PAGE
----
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The Effects of the Sarstoon Regulation on Belizeans in the Area

The Chairman of Barranco Village, Dr. Joseph Palacio addressed some of the unexpected implications the new Sarstoon Regulations have had on the community. Implications that might have gone unnoticed in other parts of the country,drastically affected the lives of the Garifuna community in Barranco Village and other Southern Coastal Communities who depend on the Sarstoon River for their sustenance. Dr. Palacio, today spoke on the affected livelihoods of the people.


“Look at it as larger issues, immediate issues and often the rest of Belize is not aware and so we need to inform the rest of Belize about some of these situations that were there even before the crisis with Guatemala and have worsened with the current crisis. It isn’t only a place for fishing, it’s also a place that we would cross and go from one side to the other, earlier historically for farming purposes and also at this point in time to be able to get to Livingston Guatemala which is a Garifuna community where we have relatives; as many relatives that we have here in Punta Gorda. You have to keep in mind that the Garifuna are coastal and that they are one big extended family so from time to time we have to visit to all of that possibility now because of the closure or the fact Guatemala for all intents and purposes has taken over the Sarstoon has meant that the access that we had had earlier to the waters for visits has been closed to us. It’s something that increases the picture of sort of a dismal situation in the village. The government hasn’t come to the village to talk to us as a community and explain what is happening and what the solution is in the short term, the long term, these are all questions that people ask and so it’s all a part of this whole larger issue that we spoke about earlier so the Sarstoon leads onto something else.”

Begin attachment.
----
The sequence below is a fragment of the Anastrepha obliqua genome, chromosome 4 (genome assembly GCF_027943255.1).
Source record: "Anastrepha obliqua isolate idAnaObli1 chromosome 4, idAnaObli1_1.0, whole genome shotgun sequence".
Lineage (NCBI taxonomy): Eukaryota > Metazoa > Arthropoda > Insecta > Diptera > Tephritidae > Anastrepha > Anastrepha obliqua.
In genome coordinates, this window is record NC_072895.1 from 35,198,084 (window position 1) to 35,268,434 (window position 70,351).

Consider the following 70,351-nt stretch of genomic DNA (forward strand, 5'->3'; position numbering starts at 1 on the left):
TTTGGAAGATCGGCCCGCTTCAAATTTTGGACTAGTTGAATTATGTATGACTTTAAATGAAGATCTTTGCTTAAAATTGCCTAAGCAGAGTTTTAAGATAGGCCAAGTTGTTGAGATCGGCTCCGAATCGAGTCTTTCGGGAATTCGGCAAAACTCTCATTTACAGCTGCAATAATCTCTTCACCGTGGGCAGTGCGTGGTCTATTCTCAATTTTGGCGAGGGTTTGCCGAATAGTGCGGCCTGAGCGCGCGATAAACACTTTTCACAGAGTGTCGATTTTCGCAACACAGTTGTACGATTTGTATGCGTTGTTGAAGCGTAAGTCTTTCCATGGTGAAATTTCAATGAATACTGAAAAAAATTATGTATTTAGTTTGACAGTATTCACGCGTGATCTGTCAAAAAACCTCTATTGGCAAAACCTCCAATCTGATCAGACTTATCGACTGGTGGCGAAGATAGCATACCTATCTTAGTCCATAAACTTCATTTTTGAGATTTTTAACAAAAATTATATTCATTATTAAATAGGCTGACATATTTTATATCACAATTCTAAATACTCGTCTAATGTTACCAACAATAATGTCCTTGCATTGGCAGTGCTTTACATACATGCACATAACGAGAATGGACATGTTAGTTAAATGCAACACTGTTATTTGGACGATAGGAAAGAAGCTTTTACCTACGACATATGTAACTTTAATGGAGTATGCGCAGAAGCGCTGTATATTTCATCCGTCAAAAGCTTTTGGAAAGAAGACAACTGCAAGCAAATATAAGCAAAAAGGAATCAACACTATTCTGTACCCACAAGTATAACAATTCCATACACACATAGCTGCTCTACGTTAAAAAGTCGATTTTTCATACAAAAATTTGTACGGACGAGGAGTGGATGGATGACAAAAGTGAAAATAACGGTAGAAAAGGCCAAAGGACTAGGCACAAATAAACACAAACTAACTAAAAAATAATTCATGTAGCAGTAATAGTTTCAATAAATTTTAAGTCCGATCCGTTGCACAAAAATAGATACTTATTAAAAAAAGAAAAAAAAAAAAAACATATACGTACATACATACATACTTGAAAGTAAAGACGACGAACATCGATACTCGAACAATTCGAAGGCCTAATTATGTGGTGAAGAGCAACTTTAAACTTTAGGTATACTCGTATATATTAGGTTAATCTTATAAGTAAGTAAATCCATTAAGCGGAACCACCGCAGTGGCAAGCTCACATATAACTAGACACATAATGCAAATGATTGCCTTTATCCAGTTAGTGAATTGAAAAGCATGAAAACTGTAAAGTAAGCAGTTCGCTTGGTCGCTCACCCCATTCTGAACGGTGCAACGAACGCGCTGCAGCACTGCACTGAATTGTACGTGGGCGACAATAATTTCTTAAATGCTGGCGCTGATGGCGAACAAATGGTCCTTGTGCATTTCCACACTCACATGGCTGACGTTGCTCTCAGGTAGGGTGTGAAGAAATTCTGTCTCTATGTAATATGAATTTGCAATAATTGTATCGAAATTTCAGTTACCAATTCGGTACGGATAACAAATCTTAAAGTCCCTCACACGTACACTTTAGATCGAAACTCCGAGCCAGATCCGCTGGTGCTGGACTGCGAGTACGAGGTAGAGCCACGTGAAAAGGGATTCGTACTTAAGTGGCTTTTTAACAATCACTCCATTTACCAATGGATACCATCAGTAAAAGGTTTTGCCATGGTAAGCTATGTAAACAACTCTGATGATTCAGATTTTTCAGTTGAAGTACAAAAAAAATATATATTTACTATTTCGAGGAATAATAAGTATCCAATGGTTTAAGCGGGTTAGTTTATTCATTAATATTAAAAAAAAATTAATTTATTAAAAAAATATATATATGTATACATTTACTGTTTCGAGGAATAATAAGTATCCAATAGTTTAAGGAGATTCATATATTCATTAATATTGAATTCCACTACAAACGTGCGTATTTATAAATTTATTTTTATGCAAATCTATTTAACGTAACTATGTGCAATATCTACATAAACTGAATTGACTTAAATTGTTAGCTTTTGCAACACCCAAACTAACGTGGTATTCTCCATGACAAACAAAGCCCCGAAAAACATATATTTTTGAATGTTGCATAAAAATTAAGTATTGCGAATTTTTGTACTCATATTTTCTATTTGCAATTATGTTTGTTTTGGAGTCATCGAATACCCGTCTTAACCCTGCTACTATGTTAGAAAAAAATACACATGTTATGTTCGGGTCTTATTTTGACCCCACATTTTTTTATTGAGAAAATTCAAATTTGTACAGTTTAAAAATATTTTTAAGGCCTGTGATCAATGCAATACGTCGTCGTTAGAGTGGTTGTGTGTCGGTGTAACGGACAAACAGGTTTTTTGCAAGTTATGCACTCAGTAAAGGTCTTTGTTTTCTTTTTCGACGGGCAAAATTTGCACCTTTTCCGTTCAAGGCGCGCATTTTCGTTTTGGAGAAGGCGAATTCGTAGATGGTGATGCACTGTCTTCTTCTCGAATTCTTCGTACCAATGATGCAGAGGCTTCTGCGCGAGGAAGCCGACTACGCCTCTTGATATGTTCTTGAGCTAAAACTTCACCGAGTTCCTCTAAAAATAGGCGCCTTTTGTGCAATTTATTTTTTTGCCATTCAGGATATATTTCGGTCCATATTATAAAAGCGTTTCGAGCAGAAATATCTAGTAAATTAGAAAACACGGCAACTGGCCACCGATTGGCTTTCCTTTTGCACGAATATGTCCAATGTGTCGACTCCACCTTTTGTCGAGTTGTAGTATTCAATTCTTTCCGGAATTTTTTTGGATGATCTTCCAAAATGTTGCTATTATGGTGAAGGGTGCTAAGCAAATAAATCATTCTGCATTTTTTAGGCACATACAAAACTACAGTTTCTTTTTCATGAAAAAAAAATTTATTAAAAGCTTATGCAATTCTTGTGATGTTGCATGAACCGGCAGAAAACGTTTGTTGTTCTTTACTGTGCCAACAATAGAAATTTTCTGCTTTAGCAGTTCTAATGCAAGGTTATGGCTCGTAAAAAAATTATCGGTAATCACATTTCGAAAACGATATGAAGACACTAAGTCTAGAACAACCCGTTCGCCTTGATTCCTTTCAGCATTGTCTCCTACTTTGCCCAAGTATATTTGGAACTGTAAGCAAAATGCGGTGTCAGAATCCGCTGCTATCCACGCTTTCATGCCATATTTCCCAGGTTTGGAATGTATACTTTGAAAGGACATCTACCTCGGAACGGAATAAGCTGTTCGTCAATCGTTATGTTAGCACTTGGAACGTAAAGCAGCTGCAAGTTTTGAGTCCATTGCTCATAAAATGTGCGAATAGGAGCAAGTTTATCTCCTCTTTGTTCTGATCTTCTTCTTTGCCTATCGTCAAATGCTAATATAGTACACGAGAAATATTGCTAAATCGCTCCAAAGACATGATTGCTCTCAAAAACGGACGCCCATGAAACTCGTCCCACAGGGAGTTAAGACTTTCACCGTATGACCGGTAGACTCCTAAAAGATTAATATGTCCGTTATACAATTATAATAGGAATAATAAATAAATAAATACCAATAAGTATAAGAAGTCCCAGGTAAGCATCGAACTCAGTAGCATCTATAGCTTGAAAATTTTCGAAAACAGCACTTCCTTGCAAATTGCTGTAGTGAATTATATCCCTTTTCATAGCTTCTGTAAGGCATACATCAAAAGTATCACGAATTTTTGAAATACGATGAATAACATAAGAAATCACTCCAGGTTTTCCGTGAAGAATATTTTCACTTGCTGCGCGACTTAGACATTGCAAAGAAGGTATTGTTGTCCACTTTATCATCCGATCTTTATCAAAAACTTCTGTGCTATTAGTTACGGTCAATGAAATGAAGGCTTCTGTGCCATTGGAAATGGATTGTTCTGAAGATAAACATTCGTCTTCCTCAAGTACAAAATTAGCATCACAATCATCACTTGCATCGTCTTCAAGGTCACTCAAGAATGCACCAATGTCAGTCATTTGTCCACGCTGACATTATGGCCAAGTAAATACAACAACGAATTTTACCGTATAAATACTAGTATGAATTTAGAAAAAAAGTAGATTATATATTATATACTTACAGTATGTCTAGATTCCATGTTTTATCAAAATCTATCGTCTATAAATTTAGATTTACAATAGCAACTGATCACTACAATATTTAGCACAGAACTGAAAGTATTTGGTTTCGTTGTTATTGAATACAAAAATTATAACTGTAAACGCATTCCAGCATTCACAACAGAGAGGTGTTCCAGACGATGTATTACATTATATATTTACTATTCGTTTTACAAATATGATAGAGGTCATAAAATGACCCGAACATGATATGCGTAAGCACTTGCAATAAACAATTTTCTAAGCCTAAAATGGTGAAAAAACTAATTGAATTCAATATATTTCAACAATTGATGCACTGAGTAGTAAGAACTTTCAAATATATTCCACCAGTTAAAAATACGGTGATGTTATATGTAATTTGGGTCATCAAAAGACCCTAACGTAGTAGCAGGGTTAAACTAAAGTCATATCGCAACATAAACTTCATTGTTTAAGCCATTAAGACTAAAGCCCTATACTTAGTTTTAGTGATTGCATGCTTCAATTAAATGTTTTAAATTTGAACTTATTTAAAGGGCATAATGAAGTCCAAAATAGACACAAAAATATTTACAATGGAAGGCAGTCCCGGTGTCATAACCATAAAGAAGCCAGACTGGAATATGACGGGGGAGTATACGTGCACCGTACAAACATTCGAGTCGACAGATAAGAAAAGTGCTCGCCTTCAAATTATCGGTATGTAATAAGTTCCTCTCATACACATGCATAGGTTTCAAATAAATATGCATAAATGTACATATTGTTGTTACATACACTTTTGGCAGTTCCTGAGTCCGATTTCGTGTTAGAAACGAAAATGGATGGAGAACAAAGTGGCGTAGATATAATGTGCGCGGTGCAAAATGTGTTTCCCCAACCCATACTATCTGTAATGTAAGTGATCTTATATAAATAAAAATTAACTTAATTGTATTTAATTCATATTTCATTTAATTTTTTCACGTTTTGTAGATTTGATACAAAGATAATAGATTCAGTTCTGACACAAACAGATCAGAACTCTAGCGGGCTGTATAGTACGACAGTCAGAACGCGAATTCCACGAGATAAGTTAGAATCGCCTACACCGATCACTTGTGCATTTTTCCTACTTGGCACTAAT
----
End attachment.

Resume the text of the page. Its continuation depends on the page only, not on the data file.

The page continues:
Dr. Palacio stated that while he cannot comment of the Government’s response to the crisis with Guatemala, consultation with Barranco residents, and other coastal residents, is imperative.


“The government reacts to crisis situations and in this particular case this was the response of our national government and I wouldn’t necessarily say it was the right thing to do and if it was not the right thing to do then what the alternatives should have been that I leave to the government because they are the ones who have all the information. As small communities we should be consulted, there should be a delegation of the national leaders coming to say “look this is what has been happening, this is the impact, we also know that you are an impoverished community and just give us some time so that we can look at alternatives” that kind of dialogue has not existed and it’s rather unfortunate.”

Dr. Palacio stated that the village local government is open for consultation with Central Government.